The Bulgarian EU Presidency is under immense pressure to move the copyright reform forward. Yet it seems like the country is too timid to defend its own interests. A new campaign kicked off in Sofia to try and change that.
Somewhere far out in the uncharted backwaters of the unfashionable end of the EU lies a small unregarded country—Bulgaria. In 2018 this Member State will not only be known for resonant voices and rampant corruption, but also for its prominent role in the EU copyright reform. While it holds the rotating Presidency of the Council of the EU it is up to the Bulgarian government to propose new compromises and bring the discussion forward in order to reach a common position between Member States.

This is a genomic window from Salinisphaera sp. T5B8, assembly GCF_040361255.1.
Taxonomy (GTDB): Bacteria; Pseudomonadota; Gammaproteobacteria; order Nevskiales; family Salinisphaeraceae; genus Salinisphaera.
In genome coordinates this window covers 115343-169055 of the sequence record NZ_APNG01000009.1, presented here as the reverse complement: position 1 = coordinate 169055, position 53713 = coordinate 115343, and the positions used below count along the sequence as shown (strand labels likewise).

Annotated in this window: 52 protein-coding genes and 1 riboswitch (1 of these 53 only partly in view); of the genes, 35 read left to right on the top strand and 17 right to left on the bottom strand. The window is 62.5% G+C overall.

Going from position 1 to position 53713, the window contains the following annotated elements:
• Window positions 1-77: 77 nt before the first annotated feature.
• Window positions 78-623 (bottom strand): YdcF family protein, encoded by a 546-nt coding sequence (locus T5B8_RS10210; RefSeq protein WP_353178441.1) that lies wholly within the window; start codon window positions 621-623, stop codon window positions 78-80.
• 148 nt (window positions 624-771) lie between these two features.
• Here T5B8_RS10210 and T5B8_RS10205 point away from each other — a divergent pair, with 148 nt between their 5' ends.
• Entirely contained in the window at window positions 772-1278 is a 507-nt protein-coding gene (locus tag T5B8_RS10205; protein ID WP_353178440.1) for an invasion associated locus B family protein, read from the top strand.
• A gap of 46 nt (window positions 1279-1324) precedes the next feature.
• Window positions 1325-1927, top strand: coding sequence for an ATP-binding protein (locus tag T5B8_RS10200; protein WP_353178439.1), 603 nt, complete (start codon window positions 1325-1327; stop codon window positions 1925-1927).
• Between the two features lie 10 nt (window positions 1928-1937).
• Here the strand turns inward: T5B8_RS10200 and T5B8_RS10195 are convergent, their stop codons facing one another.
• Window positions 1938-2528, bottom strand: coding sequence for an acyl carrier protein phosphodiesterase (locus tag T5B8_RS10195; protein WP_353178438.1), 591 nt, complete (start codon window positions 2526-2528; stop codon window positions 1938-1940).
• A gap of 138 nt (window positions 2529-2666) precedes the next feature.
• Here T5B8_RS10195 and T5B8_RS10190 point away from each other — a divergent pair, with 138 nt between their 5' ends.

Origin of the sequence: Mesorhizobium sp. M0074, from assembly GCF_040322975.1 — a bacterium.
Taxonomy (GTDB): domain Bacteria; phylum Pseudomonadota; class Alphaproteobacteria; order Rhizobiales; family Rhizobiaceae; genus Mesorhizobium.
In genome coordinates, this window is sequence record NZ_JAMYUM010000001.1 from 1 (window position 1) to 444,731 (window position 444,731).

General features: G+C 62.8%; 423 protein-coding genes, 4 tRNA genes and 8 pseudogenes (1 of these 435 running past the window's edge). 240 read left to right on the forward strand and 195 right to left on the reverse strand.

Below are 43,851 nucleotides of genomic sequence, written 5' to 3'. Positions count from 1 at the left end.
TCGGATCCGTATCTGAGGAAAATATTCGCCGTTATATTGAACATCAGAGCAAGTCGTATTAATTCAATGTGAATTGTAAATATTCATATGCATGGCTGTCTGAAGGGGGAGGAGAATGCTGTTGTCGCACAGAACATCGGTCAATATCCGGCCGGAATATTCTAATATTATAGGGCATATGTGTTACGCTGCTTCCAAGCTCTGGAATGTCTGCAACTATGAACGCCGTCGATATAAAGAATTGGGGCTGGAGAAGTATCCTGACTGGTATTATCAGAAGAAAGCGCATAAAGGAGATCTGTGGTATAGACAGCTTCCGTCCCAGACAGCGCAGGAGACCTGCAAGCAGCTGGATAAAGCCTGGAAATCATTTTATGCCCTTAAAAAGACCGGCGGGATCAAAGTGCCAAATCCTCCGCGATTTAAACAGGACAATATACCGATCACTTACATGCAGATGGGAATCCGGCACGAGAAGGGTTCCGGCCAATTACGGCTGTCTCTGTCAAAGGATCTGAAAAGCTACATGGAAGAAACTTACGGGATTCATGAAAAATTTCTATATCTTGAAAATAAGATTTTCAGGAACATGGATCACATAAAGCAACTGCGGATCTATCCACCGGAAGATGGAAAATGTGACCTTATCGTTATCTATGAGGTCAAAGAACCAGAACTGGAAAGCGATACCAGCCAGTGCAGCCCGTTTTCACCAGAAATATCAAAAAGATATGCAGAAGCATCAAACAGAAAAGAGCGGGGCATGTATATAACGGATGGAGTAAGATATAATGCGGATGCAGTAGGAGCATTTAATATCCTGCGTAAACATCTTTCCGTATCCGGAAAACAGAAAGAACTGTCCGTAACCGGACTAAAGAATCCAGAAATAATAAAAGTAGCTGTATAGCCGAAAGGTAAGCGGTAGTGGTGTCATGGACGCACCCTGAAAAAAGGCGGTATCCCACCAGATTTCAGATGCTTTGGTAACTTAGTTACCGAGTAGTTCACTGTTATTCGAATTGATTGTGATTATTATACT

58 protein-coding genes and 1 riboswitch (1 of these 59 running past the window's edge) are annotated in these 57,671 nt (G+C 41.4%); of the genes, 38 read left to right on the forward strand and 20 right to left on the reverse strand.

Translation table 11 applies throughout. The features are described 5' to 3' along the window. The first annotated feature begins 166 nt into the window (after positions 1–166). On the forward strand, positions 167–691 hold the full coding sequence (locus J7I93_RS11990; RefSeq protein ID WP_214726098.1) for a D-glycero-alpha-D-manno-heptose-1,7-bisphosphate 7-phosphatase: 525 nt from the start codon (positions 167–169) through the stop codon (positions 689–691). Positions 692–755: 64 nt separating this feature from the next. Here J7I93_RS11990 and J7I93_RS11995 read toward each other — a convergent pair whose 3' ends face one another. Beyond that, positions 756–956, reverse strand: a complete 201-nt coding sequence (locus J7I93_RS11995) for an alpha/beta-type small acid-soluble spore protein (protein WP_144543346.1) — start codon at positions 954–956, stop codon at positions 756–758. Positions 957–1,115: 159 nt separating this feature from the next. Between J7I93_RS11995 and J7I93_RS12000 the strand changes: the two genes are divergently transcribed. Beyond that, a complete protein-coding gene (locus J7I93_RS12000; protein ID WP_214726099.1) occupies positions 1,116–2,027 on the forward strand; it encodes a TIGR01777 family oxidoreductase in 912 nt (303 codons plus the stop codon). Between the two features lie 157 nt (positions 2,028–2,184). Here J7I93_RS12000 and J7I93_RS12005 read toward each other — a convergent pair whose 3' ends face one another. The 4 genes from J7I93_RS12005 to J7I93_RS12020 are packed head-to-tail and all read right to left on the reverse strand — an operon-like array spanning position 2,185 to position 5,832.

But the Council is not Bulgaria’s only copyright stronghold at the moment. The reform falls in the competences of the country’s Commissioner Mariya Gabriel, and 10% of the votes in the lead European Parliament committee (Legal Affairs) are to be cast by MEPs from parties currently making up its governing coalition.
The Bulgarian Compromise, a French Affair?
At the end of 2017 the Council negotiations hit somewhat of a stalemate and the Estonian Presidency was forced to give up, unnerved after trying for months to square the circle between the content industry’s bold demands and fundamental rights for users and the public.
Apparently the Bulgarian Presidency decided to kick 2018 off with a fresh approach. They circulated questions on the most controversial articles of the reform among Member States and then seemed to be proposing a new compromise.